ז׳ בשבט ה׳תשע״ה (January 27, 2015)
“Man’s Search for Meaning” by Viktor Frankl
Psychiatrist Viktor Frankl‘s memoir has riveted generations of readers with its descriptions of life in Nazi death camps and its lessons for spiritual survival.
Frankl was born in Vienna into a Jewish family of civil servants (Beamtenfamilie). His interest in psychology surfaced early.
Between 1942 and 1945 Frankl labored in four different camps, including Auschwitz, while his parents, brother, and pregnant wife perished. Based on his own experience and the experiences of others he treated later in his practice, Frankl argues that we cannot avoid suffering but we can choose how to cope with it, find meaning in it, and move forward with renewed purpose. Frankl’s theory-known as logotherapy, from the Greek word logos (“meaning”)-holds that our primary drive in life is not pleasure, as Freud maintained, but the discovery and pursuit of what we personally find meaningful.
The “Viktor Frankl Institute” has been founded in Vienna in 1992 by a number of academic friends and family members.
At the time of Frankl’s death in 1997, Man’s Search for Meaning had sold more than 10 million copies in twenty-four languages. A 1991 reader survey for the Library of Congress that asked readers to name a “book that made a difference in your life” found Man’s Search for Meaning among the ten most influential books in America.
Man’s Search for Meaning by Viktor E. Frankl is among the most influential works of psychiatric literature since Freud. The book begins with a lengthy, austere, and deeply moving personal essay about Frankl’s imprisonment in Auschwitz and other concentration camps for five years, and his struggle during this time to find reasons to live.
The second part of the book, called “Logotherapy in a Nutshell,” describes the psychotherapeutic method that Frankl pioneered as a result of his experiences in the concentration camps. Freud believed that sexual instincts and urges were the driving force of humanity’s life; Frankl, by contrast, believes that man’s deepest desire is to search for meaning and purpose. Frankl’s logotherapy, therefore, is much more compatible with Western religions than Freudian psychotherapy. This is a fascinating, sophisticated, and very human book. At times, Frankl’s personal and professional discourses merge into a style of tremendous power. “Our generation is realistic, for we have come to know man as he really is,” Frankl writes. “After all, man is that being who invented the gas chambers of Auschwitz; however, he is also that being who entered those gas chambers upright, with the Lord’s Prayer or the Shema Yisrael on his lips.”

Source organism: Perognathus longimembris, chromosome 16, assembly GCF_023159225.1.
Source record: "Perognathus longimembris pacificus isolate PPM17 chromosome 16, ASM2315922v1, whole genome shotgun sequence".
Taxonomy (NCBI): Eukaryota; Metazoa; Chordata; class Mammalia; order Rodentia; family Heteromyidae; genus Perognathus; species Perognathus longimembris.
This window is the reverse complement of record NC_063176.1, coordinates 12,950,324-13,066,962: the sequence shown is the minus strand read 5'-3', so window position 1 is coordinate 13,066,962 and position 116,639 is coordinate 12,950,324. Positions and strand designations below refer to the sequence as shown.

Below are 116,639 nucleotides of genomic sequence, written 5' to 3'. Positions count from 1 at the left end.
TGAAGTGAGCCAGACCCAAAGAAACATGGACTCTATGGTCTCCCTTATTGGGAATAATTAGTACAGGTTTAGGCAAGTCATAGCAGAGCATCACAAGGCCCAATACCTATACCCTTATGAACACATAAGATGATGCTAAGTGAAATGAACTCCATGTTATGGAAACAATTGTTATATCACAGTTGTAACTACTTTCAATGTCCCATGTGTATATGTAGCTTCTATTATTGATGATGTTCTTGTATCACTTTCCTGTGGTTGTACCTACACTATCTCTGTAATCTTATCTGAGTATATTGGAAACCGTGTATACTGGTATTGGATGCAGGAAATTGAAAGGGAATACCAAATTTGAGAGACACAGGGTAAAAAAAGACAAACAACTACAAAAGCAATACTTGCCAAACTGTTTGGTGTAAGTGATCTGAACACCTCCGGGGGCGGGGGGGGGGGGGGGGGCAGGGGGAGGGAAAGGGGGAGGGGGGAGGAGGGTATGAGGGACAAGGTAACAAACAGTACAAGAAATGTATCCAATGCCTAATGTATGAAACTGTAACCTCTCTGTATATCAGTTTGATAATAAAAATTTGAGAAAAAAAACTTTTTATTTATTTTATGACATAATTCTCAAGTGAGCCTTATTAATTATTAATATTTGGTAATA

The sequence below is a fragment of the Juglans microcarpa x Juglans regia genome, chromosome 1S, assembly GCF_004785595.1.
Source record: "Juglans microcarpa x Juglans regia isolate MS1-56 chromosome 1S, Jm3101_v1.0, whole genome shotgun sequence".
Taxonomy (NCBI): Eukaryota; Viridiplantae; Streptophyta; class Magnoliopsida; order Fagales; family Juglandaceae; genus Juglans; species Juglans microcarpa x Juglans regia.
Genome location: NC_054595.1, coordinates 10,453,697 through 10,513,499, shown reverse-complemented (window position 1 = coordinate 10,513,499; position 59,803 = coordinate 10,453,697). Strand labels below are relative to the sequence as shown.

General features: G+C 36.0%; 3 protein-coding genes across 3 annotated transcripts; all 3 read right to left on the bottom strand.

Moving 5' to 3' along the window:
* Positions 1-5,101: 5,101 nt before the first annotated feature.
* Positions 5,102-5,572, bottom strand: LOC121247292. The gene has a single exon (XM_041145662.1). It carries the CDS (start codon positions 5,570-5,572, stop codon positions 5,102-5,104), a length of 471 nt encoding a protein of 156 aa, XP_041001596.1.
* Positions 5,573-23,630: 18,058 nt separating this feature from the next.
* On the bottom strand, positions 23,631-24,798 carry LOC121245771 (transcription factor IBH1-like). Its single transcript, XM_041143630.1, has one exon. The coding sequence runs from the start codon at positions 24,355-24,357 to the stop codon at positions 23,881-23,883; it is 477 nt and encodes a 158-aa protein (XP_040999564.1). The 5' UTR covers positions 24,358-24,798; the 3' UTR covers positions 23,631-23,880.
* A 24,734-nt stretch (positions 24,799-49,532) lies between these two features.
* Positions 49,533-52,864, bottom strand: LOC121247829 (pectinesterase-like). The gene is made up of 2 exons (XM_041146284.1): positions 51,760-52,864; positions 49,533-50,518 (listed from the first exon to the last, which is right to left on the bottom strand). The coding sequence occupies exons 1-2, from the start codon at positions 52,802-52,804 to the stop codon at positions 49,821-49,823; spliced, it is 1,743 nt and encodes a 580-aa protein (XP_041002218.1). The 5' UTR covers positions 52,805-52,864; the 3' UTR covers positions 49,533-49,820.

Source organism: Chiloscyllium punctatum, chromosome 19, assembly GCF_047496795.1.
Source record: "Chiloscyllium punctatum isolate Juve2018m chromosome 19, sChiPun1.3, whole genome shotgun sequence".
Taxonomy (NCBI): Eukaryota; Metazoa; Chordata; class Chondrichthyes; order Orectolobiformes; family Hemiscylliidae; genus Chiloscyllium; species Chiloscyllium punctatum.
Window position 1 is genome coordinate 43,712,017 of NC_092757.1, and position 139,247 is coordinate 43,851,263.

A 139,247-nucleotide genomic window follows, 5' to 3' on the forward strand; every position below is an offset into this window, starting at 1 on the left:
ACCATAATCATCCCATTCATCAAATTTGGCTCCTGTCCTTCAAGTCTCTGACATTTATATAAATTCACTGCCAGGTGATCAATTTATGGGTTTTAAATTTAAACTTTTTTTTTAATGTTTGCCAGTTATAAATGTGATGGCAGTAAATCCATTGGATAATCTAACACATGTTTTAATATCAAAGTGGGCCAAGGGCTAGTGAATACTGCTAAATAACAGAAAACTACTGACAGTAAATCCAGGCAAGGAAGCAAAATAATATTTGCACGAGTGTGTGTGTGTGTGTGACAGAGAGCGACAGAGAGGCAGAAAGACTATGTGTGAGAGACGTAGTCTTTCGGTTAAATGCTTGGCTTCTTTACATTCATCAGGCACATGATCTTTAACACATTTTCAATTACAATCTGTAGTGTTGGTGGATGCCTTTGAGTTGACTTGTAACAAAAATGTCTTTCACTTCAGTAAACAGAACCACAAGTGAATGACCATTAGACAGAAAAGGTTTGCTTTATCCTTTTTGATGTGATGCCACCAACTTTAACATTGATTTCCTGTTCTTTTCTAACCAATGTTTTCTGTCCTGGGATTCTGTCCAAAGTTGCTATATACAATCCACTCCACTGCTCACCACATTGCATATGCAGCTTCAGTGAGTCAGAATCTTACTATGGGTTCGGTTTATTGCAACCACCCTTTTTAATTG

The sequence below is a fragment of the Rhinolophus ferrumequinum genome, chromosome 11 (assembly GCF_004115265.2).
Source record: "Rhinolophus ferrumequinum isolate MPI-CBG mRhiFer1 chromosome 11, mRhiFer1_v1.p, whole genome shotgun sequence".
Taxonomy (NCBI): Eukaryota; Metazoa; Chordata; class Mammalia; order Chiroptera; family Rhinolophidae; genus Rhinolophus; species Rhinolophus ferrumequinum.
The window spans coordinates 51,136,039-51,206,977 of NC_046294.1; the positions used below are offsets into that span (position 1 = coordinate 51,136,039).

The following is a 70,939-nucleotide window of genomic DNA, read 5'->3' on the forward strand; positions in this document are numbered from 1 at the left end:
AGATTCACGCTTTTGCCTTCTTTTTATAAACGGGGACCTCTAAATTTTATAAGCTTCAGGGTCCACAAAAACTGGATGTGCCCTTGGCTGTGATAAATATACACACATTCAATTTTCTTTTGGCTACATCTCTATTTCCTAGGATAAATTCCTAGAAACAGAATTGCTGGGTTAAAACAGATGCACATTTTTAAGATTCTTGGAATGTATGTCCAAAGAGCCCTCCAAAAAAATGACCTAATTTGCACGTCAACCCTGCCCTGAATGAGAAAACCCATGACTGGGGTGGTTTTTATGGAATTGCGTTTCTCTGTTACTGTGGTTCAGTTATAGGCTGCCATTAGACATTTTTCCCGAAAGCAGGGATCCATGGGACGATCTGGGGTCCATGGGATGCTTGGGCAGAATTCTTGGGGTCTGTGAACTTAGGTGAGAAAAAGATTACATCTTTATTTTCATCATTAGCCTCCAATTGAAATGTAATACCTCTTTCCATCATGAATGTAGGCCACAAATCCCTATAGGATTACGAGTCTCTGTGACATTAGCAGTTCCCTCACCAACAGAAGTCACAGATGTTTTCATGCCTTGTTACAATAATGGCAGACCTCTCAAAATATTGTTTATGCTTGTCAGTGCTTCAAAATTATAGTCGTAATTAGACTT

“This particular work is one I keep at hand and re-read on a regular basis. I read it for the first time a few months after I started medical treatment and therapy for life-long depression. I get more from it each time I go back to it. Logotherapy manages an incredible balance. It does not put man himself at the center of the universe, thus avoiding the kind of narcissistic self-reflection common to much of the therapeutic literature today.”
“Man’s Search for Meaning” by Viktor Frankl [Kindle Edition] is available for iPhone, iPod Touch, iPad with free Amazon app (download app – here), get Amazon app for BlackBerry – here, for Android – here and for PC– here
File Size: 1159 KB
Print Length: 185 pages
Publisher: Beacon Press; 1 edition (June 1, 2006)
Sold by: Amazon Digital Services, Inc.
Price: $7.83 (Buy now)